Maserati is one of the most evocative names in motorsport but despite a strong range, depth, and heritage in the sport it has had a fitful presence on the international racing stage.
From next year it will enter the ABB FIA Formula E World Championship, most likely in a partnership with an existing team.
The purpose is to showcase its upcoming range of electric powered road cars, but it will be the rich, if somewhat disjointed, racing heritage that will act as a platform for its first official single-seater campaign since 1957.
The Maserati marque was founded in 1914 but it wasn’t until 1926 that Alfieri II Maserati started to build racing cars at Bologna workshops, a project which also involved his three brothers – Ernesto, Ettore and Bindo.
It was initially known as the Societa Anonima Officine Alfieri Maserati and its Trident motif was designed by Mario Maserati, one of the seven Maserati brothers. This took its inspiration from Neptune the God of freshwater and the sea, via the Fountain of Neptune in the centre of Bologna.
Prior to that Alfieri II had prepared and raced cars for several organisations, including the Bianchi, Diatto and Isotta Fraschini marques.
The Maserati Tipo 26 was the most successful of the early Maserati designs, but it was also one which effectively ended Alfieri’s life when he crashed at Monti Peloritani track in 1927.
Although he survived the crash he was terribly injured and after several operations he died five years later after botched surgery on his one remaining kidney.
Bindo, Ernesto, and Ettore kept the Trident afloat, but they were forced to sell their company in 1937 to Italian industrialist Adolfo Orsi.
Success in the US came just as the second world war was beginning as Wilbur Shaw claimed his second and third Indianapolis 500 wins in 1939 and 1940 with a Boyle Racing entered Maserati 8CTF – pictured below being demonstrated at the Speedway in 2014.
There was also notable success in the Targa Florio with four straight wins between 1937 and 1940. Luigi Villoresi took the ’39 and ’40 triumphs aboard a 6CM and 4CL respectively.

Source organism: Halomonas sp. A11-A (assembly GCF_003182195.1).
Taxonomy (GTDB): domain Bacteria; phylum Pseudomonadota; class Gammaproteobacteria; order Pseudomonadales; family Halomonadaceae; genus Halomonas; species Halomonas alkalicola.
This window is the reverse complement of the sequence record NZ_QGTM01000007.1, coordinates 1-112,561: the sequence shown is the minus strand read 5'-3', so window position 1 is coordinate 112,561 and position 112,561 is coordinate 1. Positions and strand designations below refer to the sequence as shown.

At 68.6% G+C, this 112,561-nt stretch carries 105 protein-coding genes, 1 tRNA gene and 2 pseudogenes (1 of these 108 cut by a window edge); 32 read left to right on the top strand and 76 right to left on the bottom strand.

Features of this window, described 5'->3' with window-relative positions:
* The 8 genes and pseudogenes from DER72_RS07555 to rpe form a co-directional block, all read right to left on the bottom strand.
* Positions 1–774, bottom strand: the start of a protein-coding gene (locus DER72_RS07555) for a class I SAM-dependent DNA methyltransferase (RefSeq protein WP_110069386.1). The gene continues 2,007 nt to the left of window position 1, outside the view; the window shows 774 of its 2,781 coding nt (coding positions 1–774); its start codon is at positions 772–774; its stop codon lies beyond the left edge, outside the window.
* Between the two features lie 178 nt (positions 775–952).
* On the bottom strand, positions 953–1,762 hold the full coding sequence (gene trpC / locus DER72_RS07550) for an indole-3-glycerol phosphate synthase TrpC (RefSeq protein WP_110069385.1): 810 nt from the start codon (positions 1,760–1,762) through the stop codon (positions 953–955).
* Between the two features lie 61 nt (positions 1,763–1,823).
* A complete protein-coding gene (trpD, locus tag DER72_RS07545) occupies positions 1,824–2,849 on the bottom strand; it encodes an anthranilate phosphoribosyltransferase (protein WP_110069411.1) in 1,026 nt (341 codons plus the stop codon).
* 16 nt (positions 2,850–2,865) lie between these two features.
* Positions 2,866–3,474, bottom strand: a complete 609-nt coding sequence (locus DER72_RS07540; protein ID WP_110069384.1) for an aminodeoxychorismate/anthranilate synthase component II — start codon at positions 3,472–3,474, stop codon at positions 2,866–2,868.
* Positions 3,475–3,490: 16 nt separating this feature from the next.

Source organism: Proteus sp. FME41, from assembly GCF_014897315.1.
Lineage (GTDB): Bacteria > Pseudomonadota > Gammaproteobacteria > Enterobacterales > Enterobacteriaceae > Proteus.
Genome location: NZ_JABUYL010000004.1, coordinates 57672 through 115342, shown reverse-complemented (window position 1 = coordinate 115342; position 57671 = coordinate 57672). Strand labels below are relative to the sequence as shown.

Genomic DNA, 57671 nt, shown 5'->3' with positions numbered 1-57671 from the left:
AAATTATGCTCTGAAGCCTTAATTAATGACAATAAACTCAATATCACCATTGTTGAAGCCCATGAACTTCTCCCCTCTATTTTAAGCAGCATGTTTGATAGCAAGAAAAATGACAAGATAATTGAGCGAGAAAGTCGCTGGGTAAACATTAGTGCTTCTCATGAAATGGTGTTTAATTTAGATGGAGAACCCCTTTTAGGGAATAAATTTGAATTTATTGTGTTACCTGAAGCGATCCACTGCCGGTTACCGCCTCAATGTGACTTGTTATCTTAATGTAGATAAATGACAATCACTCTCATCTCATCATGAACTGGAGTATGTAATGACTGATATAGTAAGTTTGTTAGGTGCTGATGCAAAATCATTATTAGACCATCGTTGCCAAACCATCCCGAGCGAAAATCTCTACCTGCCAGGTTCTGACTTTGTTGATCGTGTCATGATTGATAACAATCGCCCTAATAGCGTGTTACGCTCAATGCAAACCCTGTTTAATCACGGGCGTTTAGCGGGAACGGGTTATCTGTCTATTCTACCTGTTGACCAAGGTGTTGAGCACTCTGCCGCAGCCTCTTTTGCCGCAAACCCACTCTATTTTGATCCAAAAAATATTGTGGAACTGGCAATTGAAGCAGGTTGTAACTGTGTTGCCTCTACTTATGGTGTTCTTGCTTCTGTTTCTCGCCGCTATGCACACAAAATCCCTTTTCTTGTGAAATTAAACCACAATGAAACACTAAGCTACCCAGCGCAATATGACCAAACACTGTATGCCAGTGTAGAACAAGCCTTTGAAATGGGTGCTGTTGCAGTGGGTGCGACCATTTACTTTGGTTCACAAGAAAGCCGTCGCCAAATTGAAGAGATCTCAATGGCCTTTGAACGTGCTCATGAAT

Orsi’s acquisition was perhaps the real turning point for the concern as it precipitated the post-war glory years.
But this was achieved without the Maserati brothers who decided to form the Officine Specializzate Costruzione Automobili—Fratelli Maserati S.p.A or O.S.C.A. which built mainly small sportscars but did also enter a handful of grands prix unsuccessfully in the early 1950s.
Orsi meanwhile invested heavily in Maserati, making key hires including lead engineer Giulio Alfieri and former Fiat and Ferrari engineer Alberto Massimino, who along with Gioacchino Colombo and former driver Vittorio Bellentani created one of Formula 1’s most iconic models: the Maserati 250F.
Maserati was there at the dawn of the F1 world championship with Louis Chiron and private 1.5-litre 4CLT entries via Baron Toulo de Graffenried and Jose Froilan Gonzalez at Silverstone in 1950.
Its first F1 win came in 1953 with the A6GCM6 when Juan Manuel Fangio won the Italian Grand Prix at Monza just a year on from almost losing his life in a devastating crash at the second Lesmo corner during the Monza GP.
The 250F hit the ground running in 1954 with Fangio waltzing to two early season wins at Buenos Aires and Spa before the lure of the Mercedes dream machines became too much to resist.